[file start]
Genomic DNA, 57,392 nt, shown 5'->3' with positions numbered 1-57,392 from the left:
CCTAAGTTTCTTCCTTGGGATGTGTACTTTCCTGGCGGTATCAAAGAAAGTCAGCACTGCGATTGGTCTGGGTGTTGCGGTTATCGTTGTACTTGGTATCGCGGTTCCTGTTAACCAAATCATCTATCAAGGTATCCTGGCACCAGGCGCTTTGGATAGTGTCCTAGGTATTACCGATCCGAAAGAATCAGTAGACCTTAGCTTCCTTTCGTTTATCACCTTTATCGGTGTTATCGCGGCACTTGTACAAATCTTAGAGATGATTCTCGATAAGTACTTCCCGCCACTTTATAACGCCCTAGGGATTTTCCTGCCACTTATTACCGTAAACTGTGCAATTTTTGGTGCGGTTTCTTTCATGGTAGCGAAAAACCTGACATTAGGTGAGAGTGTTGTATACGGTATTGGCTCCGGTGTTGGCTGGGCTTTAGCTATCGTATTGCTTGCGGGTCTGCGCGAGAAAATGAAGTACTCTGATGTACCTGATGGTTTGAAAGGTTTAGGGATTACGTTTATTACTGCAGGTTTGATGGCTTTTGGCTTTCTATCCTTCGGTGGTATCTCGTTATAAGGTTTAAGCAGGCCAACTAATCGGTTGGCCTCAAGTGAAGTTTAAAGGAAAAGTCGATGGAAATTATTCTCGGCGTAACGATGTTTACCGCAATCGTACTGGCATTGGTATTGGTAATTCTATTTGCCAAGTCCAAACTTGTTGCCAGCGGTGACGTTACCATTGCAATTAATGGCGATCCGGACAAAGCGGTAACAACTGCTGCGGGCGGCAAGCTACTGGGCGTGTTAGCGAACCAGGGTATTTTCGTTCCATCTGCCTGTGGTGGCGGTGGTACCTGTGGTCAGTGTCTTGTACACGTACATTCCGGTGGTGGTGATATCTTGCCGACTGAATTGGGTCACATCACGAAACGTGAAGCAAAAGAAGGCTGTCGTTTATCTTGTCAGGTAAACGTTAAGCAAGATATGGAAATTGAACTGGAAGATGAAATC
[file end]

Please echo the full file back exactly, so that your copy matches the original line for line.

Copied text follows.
Genomic DNA, 57,392 nt, shown 5'->3' with positions numbered 1-57,392 from the left:
CCTAAGTTTCTTCCTTGGGATGTGTACTTTCCTGGCGGTATCAAAGAAAGTCAGCACTGCGATTGGTCTGGGTGTTGCGGTTATCGTTGTACTTGGTATCGCGGTTCCTGTTAACCAAATCATCTATCAAGGTATCCTGGCACCAGGCGCTTTGGATAGTGTCCTAGGTATTACCGATCCGAAAGAATCAGTAGACCTTAGCTTCCTTTCGTTTATCACCTTTATCGGTGTTATCGCGGCACTTGTACAAATCTTAGAGATGATTCTCGATAAGTACTTCCCGCCACTTTATAACGCCCTAGGGATTTTCCTGCCACTTATTACCGTAAACTGTGCAATTTTTGGTGCGGTTTCTTTCATGGTAGCGAAAAACCTGACATTAGGTGAGAGTGTTGTATACGGTATTGGCTCCGGTGTTGGCTGGGCTTTAGCTATCGTATTGCTTGCGGGTCTGCGCGAGAAAATGAAGTACTCTGATGTACCTGATGGTTTGAAAGGTTTAGGGATTACGTTTATTACTGCAGGTTTGATGGCTTTTGGCTTTCTATCCTTCGGTGGTATCTCGTTATAAGGTTTAAGCAGGCCAACTAATCGGTTGGCCTCAAGTGAAGTTTAAAGGAAAAGTCGATGGAAATTATTCTCGGCGTAACGATGTTTACCGCAATCGTACTGGCATTGGTATTGGTAATTCTATTTGCCAAGTCCAAACTTGTTGCCAGCGGTGACGTTACCATTGCAATTAATGGCGATCCGGACAAAGCGGTAACAACTGCTGCGGGCGGCAAGCTACTGGGCGTGTTAGCGAACCAGGGTATTTTCGTTCCATCTGCCTGTGGTGGCGGTGGTACCTGTGGTCAGTGTCTTGTACACGTACATTCCGGTGGTGGTGATATCTTGCCGACTGAATTGGGTCACATCACGAAACGTGAAGCAAAAGAAGGCTGTCGTTTATCTTGTCAGGTAAACGTTAAGCAAGATATGGAAATTGAACTGGAAGATGAAATC